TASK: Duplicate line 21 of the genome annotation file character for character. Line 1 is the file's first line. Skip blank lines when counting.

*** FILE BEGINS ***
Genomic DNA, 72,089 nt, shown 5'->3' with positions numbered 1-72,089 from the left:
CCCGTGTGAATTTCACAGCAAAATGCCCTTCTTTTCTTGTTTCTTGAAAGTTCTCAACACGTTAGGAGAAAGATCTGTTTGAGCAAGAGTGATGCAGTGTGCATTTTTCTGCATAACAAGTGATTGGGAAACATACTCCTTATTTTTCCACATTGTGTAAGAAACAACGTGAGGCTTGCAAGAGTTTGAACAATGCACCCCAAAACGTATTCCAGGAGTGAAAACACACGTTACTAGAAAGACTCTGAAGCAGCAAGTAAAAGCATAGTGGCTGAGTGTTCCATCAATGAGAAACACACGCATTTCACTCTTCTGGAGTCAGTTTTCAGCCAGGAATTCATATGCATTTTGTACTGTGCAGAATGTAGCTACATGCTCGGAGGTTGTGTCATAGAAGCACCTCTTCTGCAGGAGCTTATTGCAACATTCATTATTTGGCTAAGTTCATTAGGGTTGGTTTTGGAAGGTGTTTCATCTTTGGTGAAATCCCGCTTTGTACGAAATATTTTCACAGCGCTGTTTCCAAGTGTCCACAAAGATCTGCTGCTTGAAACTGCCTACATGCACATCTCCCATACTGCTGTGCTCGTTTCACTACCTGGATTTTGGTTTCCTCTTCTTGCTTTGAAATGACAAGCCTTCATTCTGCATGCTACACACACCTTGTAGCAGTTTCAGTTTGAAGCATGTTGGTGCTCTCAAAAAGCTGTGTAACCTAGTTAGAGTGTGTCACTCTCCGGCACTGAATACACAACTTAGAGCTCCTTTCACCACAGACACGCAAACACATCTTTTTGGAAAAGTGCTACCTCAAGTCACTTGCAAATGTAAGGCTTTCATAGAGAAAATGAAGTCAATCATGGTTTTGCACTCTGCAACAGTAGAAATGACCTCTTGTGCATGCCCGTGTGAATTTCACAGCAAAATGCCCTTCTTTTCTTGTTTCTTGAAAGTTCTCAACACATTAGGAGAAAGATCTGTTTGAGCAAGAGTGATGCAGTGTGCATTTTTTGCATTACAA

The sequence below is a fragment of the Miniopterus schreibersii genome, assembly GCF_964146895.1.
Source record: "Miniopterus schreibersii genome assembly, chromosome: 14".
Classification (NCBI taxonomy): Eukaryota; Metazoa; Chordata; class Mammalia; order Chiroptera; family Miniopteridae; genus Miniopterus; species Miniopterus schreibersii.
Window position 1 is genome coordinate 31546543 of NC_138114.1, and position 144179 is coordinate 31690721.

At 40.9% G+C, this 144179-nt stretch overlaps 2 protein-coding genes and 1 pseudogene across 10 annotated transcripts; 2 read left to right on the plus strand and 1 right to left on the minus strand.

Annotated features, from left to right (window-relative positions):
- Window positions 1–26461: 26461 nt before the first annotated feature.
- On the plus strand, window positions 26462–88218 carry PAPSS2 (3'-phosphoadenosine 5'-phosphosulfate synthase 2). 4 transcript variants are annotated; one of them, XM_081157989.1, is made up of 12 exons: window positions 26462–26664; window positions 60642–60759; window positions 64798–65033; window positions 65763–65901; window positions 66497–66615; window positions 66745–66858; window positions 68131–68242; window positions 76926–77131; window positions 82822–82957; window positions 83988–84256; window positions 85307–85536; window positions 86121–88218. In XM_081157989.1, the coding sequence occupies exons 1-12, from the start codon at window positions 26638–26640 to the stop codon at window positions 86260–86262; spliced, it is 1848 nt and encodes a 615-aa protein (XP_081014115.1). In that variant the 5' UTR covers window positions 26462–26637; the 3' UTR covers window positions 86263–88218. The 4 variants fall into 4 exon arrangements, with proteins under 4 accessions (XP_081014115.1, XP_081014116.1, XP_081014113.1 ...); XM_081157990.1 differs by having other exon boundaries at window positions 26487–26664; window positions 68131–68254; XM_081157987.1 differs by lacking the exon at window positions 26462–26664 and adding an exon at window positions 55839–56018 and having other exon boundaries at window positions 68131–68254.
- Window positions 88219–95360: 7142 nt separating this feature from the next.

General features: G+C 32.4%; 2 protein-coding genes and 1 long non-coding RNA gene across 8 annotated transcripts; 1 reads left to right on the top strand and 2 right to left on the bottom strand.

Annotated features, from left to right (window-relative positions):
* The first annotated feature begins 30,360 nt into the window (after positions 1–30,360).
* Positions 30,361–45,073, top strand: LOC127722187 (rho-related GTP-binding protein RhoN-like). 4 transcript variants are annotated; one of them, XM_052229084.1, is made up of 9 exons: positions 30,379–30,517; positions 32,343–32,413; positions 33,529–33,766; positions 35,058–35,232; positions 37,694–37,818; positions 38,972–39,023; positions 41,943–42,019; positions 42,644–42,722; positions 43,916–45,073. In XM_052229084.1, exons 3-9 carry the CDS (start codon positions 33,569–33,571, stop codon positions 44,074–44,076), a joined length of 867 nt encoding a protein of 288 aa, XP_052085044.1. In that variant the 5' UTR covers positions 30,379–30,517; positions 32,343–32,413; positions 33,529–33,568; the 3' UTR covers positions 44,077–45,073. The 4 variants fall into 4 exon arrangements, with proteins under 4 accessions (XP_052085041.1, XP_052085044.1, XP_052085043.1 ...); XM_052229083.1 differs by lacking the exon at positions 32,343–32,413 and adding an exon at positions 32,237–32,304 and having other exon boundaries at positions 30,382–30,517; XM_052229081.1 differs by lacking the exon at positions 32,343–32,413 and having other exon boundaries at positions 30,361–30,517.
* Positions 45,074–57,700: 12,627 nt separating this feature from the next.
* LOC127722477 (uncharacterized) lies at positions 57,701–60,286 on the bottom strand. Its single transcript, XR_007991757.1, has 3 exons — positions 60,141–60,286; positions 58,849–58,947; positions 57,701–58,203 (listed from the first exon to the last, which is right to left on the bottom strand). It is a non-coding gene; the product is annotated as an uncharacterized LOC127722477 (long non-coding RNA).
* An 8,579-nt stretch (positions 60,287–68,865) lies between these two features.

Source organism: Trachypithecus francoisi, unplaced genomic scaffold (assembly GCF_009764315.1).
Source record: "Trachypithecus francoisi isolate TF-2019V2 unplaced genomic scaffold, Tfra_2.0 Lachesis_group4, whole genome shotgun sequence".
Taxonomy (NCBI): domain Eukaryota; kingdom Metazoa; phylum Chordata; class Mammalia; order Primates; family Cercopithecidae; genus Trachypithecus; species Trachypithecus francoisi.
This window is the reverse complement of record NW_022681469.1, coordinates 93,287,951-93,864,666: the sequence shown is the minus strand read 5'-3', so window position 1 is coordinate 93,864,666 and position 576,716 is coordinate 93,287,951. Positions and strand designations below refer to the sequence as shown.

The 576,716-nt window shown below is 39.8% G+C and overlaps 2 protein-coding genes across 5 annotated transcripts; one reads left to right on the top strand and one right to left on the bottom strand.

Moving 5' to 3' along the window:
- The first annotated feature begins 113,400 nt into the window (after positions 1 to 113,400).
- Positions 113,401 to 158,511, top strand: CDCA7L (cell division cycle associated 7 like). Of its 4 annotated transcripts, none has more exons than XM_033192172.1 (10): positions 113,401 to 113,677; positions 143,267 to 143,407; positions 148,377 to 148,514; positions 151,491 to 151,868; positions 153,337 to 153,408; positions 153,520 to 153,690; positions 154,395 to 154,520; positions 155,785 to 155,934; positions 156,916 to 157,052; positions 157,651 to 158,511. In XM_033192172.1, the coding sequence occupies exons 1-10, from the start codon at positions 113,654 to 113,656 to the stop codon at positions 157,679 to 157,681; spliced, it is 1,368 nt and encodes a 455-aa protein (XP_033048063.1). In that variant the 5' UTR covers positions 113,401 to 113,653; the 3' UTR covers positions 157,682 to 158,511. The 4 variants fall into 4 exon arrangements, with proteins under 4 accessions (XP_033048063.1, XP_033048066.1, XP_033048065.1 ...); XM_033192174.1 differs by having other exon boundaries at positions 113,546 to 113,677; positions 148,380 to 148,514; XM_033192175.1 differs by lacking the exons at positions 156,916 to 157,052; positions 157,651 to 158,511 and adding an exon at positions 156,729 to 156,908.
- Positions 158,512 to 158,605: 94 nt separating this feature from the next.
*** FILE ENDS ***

Taxonomy (NCBI): domain Eukaryota; kingdom Metazoa; phylum Chordata; class Mammalia; order Primates; family Cercopithecidae; genus Trachypithecus; species Trachypithecus francoisi.